Should I Wait to File Bankruptcy Until After I Receive My Tax Refund?

This article is posted in a strange part of the year (August), but this question comes up usually starting around October:  “Should I wait to file bankruptcy until after I receive my tax refund?” Or a variation of this question: “If I file bankruptcy right now, will I lose a portion of my 2014 tax refund?”   [Read more…]

The Pitfalls of Receiving an Inheritance Shortly After You File Bankruptcy

Inheritance, including life insurance proceeds, and bankruptcy can prove to be a very serious issue if not planned for correctly. An individual, depending on timing, may have to surrender a portion or all of an inheritance or life insurance proceeds as a result of filing bankruptcy. This article discusses inheritance in the context of bankruptcy, and the potential issues that may arise.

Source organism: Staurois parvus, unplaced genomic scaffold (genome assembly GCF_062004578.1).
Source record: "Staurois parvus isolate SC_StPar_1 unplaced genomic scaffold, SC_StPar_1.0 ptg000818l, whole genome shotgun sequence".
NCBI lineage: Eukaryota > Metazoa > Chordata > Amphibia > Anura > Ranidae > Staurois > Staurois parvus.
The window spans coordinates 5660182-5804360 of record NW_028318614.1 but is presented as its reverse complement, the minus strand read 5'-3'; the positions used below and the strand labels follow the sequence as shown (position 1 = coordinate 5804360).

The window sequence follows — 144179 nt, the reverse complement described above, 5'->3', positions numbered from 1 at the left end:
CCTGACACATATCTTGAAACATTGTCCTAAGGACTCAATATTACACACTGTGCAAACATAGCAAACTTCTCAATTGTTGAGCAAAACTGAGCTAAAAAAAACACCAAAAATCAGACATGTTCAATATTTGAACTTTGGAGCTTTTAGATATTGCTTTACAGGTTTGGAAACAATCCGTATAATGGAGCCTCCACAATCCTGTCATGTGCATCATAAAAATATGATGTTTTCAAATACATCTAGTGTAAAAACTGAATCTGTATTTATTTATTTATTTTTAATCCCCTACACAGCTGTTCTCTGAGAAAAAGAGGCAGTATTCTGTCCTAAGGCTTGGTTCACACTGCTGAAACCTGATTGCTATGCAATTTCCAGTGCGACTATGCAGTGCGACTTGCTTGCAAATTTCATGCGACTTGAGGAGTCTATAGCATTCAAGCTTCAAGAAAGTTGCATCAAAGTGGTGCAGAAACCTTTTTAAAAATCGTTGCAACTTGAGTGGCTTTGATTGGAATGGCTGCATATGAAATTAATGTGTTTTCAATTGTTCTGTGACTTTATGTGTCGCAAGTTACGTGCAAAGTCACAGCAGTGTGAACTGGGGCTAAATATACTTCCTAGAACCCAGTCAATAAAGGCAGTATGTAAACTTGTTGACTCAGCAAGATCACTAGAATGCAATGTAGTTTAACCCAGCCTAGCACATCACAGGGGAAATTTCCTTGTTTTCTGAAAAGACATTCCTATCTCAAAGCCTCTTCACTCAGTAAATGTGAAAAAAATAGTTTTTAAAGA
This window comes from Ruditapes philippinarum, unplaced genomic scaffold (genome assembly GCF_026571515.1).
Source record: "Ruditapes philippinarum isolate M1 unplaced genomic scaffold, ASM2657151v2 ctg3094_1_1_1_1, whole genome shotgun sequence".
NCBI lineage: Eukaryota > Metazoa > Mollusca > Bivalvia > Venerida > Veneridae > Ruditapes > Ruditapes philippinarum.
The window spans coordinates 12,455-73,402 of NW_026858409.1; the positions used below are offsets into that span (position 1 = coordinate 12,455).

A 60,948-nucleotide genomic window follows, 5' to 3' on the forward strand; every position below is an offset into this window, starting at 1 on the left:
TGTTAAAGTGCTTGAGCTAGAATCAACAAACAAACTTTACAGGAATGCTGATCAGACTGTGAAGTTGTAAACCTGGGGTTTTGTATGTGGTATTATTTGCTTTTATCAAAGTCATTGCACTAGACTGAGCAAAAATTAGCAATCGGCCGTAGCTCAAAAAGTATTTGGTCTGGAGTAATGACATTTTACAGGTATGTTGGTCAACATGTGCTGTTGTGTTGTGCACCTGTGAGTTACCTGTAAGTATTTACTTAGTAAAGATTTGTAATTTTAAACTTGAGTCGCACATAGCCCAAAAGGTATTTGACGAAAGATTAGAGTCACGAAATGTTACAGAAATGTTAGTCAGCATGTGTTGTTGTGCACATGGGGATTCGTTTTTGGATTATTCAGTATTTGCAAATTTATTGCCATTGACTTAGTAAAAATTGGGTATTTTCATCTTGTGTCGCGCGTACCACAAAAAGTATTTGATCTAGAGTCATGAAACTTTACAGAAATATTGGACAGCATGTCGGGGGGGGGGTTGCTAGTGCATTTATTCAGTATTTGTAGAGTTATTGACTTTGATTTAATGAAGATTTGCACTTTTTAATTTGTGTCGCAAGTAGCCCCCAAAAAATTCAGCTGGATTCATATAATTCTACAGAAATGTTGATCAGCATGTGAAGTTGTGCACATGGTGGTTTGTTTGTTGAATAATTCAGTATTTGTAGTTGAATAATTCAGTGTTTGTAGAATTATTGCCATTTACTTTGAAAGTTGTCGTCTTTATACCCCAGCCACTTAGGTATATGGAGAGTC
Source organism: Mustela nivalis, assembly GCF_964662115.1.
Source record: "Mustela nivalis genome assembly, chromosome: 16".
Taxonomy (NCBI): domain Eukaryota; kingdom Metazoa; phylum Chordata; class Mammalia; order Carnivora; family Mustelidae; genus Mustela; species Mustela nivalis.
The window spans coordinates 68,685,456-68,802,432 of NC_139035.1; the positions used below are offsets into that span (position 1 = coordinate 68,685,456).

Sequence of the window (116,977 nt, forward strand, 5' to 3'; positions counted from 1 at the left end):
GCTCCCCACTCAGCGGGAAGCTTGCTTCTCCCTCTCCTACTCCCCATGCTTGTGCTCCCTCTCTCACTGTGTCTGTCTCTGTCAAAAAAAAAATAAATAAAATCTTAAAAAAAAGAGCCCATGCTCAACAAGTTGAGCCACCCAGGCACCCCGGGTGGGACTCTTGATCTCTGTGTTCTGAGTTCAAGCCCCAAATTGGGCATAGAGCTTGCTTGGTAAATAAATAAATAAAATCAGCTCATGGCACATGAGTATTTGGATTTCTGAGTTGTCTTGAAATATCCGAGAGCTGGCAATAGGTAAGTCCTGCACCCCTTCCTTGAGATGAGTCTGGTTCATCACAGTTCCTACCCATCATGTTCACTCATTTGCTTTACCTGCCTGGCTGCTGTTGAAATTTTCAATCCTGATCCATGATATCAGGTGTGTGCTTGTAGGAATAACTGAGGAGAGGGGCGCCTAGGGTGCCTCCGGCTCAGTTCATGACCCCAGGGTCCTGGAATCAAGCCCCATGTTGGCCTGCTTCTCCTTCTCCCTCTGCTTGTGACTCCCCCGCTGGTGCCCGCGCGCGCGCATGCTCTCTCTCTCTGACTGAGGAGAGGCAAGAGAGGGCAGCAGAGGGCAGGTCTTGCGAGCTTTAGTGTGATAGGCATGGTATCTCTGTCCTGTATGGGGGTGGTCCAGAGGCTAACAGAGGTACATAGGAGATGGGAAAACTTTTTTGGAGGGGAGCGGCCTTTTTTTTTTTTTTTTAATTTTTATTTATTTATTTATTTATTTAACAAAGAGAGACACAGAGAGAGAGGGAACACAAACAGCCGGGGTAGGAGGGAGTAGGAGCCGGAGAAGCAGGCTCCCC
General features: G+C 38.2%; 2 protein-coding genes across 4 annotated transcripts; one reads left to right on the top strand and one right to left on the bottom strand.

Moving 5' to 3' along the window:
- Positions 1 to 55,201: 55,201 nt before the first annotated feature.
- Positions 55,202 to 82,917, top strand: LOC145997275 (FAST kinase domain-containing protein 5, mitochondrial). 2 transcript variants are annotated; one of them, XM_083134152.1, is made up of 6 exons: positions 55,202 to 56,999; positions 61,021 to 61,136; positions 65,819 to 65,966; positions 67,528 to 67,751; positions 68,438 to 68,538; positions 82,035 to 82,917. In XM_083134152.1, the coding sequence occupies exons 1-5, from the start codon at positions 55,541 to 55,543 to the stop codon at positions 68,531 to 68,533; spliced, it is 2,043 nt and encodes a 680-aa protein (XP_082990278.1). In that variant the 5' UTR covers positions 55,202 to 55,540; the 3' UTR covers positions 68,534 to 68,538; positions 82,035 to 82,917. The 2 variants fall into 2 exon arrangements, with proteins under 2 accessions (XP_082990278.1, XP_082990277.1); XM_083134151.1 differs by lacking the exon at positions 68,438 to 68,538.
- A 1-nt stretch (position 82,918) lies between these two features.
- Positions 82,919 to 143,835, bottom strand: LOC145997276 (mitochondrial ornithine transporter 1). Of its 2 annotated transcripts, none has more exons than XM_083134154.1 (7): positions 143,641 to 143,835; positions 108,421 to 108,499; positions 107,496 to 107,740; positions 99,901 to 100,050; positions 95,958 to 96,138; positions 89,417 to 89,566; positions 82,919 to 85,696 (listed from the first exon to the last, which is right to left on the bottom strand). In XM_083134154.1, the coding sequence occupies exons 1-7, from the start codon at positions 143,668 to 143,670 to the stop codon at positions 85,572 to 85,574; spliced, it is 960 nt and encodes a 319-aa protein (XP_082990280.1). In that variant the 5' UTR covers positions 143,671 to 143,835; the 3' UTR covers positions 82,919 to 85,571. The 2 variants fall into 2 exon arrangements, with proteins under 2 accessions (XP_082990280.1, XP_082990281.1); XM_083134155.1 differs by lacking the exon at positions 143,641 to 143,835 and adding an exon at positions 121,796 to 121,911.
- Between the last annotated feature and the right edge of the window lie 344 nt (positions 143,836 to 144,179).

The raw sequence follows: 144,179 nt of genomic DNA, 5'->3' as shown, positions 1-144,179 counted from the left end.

[Read more…]

Where Do I File Bankruptcy If I Just Moved To Oregon?

From time to time, I come across the issue of someone who recently moved to Oregon, and is considering bankruptcy. They come to my office, and I conduct my usual free bankruptcy consultation. I soon learn that the person has only been in Oregon but a few months, or for even less time. This raises a few issues regarding “venue,” or the proper place where a bankruptcy ought to be filed. This post discusses venue in the context of bankruptcy. [Read more…]

5 Mistakes to Avoid Before You File Bankruptcy

There are many mistakes for consumers to avoid before filing bankruptcy. The following list is what I consider some of the top mistakes to avoid before filing bankruptcy.

1. Not Being Honest With Your Attorney: Disclose everything to your attorney; [Read more…]